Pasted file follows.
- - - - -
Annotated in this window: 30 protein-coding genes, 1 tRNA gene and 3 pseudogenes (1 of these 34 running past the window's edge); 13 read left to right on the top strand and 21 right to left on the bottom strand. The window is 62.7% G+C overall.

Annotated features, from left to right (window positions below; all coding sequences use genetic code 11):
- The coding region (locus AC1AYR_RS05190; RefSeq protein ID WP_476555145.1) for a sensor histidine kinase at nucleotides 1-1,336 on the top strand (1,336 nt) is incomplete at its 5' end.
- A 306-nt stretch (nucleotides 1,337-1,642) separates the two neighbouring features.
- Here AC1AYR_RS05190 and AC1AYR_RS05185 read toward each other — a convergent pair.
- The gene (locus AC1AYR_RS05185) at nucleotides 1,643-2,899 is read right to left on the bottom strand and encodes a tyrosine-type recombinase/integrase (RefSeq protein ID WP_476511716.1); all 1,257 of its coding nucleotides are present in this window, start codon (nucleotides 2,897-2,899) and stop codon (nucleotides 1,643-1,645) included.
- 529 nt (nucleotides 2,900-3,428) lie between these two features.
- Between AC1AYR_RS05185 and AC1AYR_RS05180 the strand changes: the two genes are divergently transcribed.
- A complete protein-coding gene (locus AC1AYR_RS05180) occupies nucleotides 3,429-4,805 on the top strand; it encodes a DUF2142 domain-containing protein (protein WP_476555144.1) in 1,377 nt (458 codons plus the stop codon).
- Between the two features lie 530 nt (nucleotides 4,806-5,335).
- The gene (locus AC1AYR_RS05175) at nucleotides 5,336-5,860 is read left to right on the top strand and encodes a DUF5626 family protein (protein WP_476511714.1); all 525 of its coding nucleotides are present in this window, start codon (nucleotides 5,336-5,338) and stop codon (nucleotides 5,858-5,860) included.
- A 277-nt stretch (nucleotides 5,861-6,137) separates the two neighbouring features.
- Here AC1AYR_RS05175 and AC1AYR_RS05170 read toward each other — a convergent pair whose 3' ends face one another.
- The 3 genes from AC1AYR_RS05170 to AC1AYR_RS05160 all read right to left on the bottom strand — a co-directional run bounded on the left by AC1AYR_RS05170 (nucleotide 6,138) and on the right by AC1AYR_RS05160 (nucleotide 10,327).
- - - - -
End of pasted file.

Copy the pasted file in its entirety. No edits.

Annotated in this window: 30 protein-coding genes, 1 tRNA gene and 3 pseudogenes (1 of these 34 running past the window's edge); 13 read left to right on the top strand and 21 right to left on the bottom strand. The window is 62.7% G+C overall.

Annotated features, from left to right (window positions below; all coding sequences use genetic code 11):
- The coding region (locus AC1AYR_RS05190; RefSeq protein ID WP_476555145.1) for a sensor histidine kinase at nucleotides 1-1,336 on the top strand (1,336 nt) is incomplete at its 5' end.
- A 306-nt stretch (nucleotides 1,337-1,642) separates the two neighbouring features.
- Here AC1AYR_RS05190 and AC1AYR_RS05185 read toward each other — a convergent pair.
- The gene (locus AC1AYR_RS05185) at nucleotides 1,643-2,899 is read right to left on the bottom strand and encodes a tyrosine-type recombinase/integrase (RefSeq protein ID WP_476511716.1); all 1,257 of its coding nucleotides are present in this window, start codon (nucleotides 2,897-2,899) and stop codon (nucleotides 1,643-1,645) included.
- 529 nt (nucleotides 2,900-3,428) lie between these two features.
- Between AC1AYR_RS05185 and AC1AYR_RS05180 the strand changes: the two genes are divergently transcribed.
- A complete protein-coding gene (locus AC1AYR_RS05180) occupies nucleotides 3,429-4,805 on the top strand; it encodes a DUF2142 domain-containing protein (protein WP_476555144.1) in 1,377 nt (458 codons plus the stop codon).
- Between the two features lie 530 nt (nucleotides 4,806-5,335).
- The gene (locus AC1AYR_RS05175) at nucleotides 5,336-5,860 is read left to right on the top strand and encodes a DUF5626 family protein (protein WP_476511714.1); all 525 of its coding nucleotides are present in this window, start codon (nucleotides 5,336-5,338) and stop codon (nucleotides 5,858-5,860) included.
- A 277-nt stretch (nucleotides 5,861-6,137) separates the two neighbouring features.
- Here AC1AYR_RS05175 and AC1AYR_RS05170 read toward each other — a convergent pair whose 3' ends face one another.
- The 3 genes from AC1AYR_RS05170 to AC1AYR_RS05160 all read right to left on the bottom strand — a co-directional run bounded on the left by AC1AYR_RS05170 (nucleotide 6,138) and on the right by AC1AYR_RS05160 (nucleotide 10,327).